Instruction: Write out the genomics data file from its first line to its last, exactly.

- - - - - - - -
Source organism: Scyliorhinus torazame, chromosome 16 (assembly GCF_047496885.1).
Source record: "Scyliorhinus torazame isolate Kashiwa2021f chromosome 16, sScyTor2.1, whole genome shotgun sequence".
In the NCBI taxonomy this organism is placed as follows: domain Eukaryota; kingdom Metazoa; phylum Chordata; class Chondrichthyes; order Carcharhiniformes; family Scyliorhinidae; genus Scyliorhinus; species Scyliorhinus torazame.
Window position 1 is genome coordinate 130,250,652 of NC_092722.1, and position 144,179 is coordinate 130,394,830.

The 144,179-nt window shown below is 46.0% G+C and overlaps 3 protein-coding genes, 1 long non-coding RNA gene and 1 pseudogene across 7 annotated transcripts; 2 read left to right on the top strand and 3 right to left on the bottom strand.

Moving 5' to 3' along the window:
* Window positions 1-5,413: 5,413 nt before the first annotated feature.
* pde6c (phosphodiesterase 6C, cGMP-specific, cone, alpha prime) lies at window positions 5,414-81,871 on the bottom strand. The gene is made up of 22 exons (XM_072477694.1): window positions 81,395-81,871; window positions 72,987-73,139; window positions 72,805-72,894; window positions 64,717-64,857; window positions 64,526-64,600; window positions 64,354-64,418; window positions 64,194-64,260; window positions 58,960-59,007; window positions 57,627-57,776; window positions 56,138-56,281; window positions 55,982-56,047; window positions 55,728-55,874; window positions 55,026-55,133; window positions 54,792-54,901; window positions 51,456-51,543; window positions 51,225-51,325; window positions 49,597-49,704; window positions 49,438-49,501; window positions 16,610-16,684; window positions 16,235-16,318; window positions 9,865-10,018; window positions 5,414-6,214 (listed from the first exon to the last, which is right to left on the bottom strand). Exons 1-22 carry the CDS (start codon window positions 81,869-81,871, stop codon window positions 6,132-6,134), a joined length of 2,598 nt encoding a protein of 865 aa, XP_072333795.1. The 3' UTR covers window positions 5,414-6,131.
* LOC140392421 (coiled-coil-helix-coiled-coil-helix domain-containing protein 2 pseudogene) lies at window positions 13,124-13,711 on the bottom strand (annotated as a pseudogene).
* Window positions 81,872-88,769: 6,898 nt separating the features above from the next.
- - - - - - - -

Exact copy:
Source organism: Scyliorhinus torazame, chromosome 16 (assembly GCF_047496885.1).
Source record: "Scyliorhinus torazame isolate Kashiwa2021f chromosome 16, sScyTor2.1, whole genome shotgun sequence".
In the NCBI taxonomy this organism is placed as follows: domain Eukaryota; kingdom Metazoa; phylum Chordata; class Chondrichthyes; order Carcharhiniformes; family Scyliorhinidae; genus Scyliorhinus; species Scyliorhinus torazame.
Window position 1 is genome coordinate 130,250,652 of NC_092722.1, and position 144,179 is coordinate 130,394,830.

The 144,179-nt window shown below is 46.0% G+C and overlaps 3 protein-coding genes, 1 long non-coding RNA gene and 1 pseudogene across 7 annotated transcripts; 2 read left to right on the top strand and 3 right to left on the bottom strand.

Moving 5' to 3' along the window:
* Window positions 1-5,413: 5,413 nt before the first annotated feature.
* pde6c (phosphodiesterase 6C, cGMP-specific, cone, alpha prime) lies at window positions 5,414-81,871 on the bottom strand. The gene is made up of 22 exons (XM_072477694.1): window positions 81,395-81,871; window positions 72,987-73,139; window positions 72,805-72,894; window positions 64,717-64,857; window positions 64,526-64,600; window positions 64,354-64,418; window positions 64,194-64,260; window positions 58,960-59,007; window positions 57,627-57,776; window positions 56,138-56,281; window positions 55,982-56,047; window positions 55,728-55,874; window positions 55,026-55,133; window positions 54,792-54,901; window positions 51,456-51,543; window positions 51,225-51,325; window positions 49,597-49,704; window positions 49,438-49,501; window positions 16,610-16,684; window positions 16,235-16,318; window positions 9,865-10,018; window positions 5,414-6,214 (listed from the first exon to the last, which is right to left on the bottom strand). Exons 1-22 carry the CDS (start codon window positions 81,869-81,871, stop codon window positions 6,132-6,134), a joined length of 2,598 nt encoding a protein of 865 aa, XP_072333795.1. The 3' UTR covers window positions 5,414-6,131.
* LOC140392421 (coiled-coil-helix-coiled-coil-helix domain-containing protein 2 pseudogene) lies at window positions 13,124-13,711 on the bottom strand (annotated as a pseudogene).
* Window positions 81,872-88,769: 6,898 nt separating the features above from the next.